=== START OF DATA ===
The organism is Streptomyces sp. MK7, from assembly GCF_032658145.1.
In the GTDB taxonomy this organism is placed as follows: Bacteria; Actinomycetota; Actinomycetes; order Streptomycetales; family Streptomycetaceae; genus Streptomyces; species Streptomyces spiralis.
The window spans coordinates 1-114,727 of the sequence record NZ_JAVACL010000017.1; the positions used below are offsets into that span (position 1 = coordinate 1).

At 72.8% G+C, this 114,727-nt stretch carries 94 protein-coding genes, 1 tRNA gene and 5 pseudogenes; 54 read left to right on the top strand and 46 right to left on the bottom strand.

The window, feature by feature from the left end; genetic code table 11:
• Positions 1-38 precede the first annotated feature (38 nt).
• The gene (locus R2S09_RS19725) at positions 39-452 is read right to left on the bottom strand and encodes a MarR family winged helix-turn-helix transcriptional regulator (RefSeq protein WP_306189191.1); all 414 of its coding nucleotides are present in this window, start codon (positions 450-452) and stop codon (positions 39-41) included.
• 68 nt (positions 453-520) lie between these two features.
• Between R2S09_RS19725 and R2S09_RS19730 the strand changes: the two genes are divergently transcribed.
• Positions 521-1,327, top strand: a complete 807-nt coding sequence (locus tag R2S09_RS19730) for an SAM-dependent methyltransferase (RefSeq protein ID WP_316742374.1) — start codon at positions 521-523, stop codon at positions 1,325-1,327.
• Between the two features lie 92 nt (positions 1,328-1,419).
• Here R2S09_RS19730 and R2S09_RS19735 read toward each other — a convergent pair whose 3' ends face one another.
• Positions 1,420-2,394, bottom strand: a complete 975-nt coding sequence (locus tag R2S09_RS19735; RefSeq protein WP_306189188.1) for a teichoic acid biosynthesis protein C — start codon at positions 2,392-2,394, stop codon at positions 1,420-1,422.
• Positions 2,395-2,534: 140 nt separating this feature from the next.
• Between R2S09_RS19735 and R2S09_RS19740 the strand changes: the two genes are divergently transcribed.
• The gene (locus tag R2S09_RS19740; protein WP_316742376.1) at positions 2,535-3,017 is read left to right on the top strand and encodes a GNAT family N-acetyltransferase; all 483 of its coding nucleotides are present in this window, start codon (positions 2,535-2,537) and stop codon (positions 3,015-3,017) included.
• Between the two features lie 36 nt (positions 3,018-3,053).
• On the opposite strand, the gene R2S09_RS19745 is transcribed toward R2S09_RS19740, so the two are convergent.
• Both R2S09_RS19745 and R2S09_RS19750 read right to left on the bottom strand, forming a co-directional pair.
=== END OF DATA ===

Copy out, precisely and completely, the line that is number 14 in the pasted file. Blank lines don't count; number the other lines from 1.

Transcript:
• Positions 2,395-2,534: 140 nt separating this feature from the next.